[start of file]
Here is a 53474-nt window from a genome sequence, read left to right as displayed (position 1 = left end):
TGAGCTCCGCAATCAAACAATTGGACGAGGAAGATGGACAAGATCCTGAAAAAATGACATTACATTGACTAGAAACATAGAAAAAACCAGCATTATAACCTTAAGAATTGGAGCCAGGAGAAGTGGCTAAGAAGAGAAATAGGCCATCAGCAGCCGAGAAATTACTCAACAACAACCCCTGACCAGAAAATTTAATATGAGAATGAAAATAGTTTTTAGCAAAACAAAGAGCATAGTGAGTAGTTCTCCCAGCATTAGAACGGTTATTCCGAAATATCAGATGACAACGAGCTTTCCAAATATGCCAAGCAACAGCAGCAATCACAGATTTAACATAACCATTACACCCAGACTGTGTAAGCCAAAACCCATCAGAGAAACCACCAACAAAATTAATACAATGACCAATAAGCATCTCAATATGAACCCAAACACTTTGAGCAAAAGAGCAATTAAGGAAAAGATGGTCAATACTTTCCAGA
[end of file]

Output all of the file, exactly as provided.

Here is a 53474-nt window from a genome sequence, read left to right as displayed (position 1 = left end):
TGAGCTCCGCAATCAAACAATTGGACGAGGAAGATGGACAAGATCCTGAAAAAATGACATTACATTGACTAGAAACATAGAAAAAACCAGCATTATAACCTTAAGAATTGGAGCCAGGAGAAGTGGCTAAGAAGAGAAATAGGCCATCAGCAGCCGAGAAATTACTCAACAACAACCCCTGACCAGAAAATTTAATATGAGAATGAAAATAGTTTTTAGCAAAACAAAGAGCATAGTGAGTAGTTCTCCCAGCATTAGAACGGTTATTCCGAAATATCAGATGACAACGAGCTTTCCAAATATGCCAAGCAACAGCAGCAATCACAGATTTAACATAACCATTACACCCAGACTGTGTAAGCCAAAACCCATCAGAGAAACCACCAACAAAATTAATACAATGACCAATAAGCATCTCAATATGAACCCAAACACTTTGAGCAAAAGAGCAATTAAGGAAAAGATGGTCAATACTTTCCAGA